The Oklahoma Department of Transportation is studying the the Interstate 44-Highway 75 interchange and not everyone is happy about possible changes.
A public meeting wrapped up Thursday night.
ODOT said this is the first step of the study to look at improvements along I-44, a stretch of interstate notorious for bad accidents and heavy congestion.
It's a west Tulsa icon.
"Nothing fancy, just an old-fashioned quality burger," said Frank Arnold, owner of Arnold's Old Fashioned Hamburgers.
The restaurant serves up burgers, fries and milkshakes to more than 600 customers a day.
The doors have been open on 51st Street for 32 years.
"I'm always nervous any time there's change involved. I don't want it to negatively affect us," Arnold said.
Nearly 85,000 vehicles drive through his backyard everyday.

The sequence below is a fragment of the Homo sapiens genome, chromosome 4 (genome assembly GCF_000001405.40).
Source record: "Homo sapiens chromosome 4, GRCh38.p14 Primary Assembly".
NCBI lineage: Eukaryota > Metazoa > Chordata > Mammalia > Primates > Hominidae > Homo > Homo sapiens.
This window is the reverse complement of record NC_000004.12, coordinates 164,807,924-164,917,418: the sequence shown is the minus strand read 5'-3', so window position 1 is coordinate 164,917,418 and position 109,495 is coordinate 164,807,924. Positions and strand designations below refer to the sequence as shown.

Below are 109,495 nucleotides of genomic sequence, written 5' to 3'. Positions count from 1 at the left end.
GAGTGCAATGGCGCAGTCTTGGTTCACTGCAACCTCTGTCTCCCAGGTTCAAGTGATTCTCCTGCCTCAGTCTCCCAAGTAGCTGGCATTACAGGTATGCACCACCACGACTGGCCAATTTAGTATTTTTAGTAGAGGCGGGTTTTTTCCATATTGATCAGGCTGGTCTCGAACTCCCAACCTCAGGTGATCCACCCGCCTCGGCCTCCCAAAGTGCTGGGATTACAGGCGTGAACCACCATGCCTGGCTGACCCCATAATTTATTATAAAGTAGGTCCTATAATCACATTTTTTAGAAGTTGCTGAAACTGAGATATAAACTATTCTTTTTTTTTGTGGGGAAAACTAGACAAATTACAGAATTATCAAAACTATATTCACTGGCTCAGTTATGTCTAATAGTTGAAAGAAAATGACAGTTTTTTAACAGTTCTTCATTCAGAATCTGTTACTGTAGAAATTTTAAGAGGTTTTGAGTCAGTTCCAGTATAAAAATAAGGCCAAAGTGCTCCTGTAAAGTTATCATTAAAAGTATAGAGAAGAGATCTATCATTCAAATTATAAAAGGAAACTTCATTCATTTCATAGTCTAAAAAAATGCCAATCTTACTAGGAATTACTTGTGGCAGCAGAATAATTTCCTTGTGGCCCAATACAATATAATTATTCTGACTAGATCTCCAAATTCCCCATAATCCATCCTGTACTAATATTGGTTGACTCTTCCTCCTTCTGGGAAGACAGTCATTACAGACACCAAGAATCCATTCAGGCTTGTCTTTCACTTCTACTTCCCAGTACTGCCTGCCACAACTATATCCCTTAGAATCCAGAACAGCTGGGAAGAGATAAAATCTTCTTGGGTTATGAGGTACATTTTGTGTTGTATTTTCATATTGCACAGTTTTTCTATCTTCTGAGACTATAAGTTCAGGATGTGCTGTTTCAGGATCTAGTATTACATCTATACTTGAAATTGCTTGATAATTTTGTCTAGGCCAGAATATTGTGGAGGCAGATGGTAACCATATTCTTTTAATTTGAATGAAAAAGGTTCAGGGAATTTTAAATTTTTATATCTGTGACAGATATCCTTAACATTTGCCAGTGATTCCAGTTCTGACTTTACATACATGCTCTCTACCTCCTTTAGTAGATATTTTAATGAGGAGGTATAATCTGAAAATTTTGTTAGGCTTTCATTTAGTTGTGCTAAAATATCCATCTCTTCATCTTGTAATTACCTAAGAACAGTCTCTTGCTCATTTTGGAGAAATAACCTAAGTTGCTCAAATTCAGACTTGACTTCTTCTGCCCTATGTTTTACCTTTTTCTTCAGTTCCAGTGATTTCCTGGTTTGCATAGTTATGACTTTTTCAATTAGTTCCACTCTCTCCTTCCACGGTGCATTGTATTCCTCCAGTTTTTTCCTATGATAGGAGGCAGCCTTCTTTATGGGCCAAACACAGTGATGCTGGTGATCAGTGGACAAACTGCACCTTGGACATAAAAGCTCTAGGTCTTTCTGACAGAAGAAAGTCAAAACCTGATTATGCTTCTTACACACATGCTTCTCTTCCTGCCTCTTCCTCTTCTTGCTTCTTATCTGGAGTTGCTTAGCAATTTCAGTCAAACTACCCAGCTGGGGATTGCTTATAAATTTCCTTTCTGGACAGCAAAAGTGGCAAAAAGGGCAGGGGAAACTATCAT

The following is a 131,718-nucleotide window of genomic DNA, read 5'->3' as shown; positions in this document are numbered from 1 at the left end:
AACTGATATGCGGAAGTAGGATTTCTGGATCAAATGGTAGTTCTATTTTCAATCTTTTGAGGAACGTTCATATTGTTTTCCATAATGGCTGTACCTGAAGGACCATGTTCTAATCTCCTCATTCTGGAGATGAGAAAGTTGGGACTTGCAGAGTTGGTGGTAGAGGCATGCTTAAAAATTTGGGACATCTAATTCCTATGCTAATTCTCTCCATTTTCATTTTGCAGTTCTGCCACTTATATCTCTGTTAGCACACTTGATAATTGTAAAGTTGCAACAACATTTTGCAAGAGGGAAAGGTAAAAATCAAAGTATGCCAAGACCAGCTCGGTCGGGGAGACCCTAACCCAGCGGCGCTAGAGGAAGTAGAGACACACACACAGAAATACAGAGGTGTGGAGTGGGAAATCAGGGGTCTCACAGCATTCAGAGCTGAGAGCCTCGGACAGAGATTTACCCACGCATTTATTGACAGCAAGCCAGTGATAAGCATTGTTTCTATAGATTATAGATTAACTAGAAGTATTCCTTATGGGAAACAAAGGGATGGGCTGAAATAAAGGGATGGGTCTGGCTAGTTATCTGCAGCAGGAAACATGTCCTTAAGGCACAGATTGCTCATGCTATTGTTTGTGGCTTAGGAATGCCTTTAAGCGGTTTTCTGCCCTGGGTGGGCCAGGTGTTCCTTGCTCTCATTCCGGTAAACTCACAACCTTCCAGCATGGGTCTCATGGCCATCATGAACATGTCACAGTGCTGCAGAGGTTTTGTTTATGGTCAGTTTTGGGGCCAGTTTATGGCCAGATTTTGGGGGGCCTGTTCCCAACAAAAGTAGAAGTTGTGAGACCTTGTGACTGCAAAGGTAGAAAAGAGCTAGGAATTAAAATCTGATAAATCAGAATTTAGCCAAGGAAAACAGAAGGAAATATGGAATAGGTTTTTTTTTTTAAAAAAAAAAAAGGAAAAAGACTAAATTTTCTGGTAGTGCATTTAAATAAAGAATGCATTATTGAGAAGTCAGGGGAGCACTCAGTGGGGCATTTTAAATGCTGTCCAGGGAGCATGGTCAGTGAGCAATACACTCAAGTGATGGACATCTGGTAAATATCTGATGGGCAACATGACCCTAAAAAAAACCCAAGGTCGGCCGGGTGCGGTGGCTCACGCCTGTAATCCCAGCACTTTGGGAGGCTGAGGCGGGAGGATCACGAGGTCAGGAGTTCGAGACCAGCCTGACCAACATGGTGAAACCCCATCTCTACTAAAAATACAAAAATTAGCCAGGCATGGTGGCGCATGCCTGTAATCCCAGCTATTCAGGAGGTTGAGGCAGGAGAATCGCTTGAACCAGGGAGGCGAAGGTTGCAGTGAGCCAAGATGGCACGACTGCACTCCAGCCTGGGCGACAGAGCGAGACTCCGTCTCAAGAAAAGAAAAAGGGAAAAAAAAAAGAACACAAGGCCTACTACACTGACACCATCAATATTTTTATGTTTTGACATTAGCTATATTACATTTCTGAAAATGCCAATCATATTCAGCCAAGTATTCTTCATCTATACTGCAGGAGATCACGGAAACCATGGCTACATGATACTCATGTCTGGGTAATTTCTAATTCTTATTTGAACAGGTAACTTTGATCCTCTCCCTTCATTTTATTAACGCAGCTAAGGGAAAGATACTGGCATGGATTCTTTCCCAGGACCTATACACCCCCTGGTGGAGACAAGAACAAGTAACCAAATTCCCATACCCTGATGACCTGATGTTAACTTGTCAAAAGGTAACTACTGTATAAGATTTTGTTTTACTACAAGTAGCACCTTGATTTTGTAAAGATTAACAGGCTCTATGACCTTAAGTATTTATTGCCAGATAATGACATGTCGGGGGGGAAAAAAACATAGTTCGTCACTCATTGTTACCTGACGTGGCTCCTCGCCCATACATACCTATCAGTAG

And that number is expected to go up nearly 50 percent in the next 30 years.
"A lot of accidents take place right here in my back door, and ah, because it's the oldest stretch of the highway here," Arnold said.
That's why ODOT hopes to improve safety and traffic flow.
"Having this study in our back pocket will help give us kind of a leg up if we hear of any grant opportunities available," said Kenna Mitchell, ODOT public information manager.
Community members packed Webster High School to learn more about the study.
ODOT mapped out its preferred design. It would widen the interstate to six lanes, rebuild direct ramp connections and extend 51st Street to connect under
"There could be impacts to property. we just don't know at this time where those would be," Mitchell said.
ODOT said just like the improvements between Riverside and Yale, there will be a lot of questions left unanswered probably for years.
"It might be a little rough during the process, some detours and stuff like that. I'm concerned about that, because that always happens. But, I'm sure we've made it 32 years and we'll make it another 30 years," Arnold said.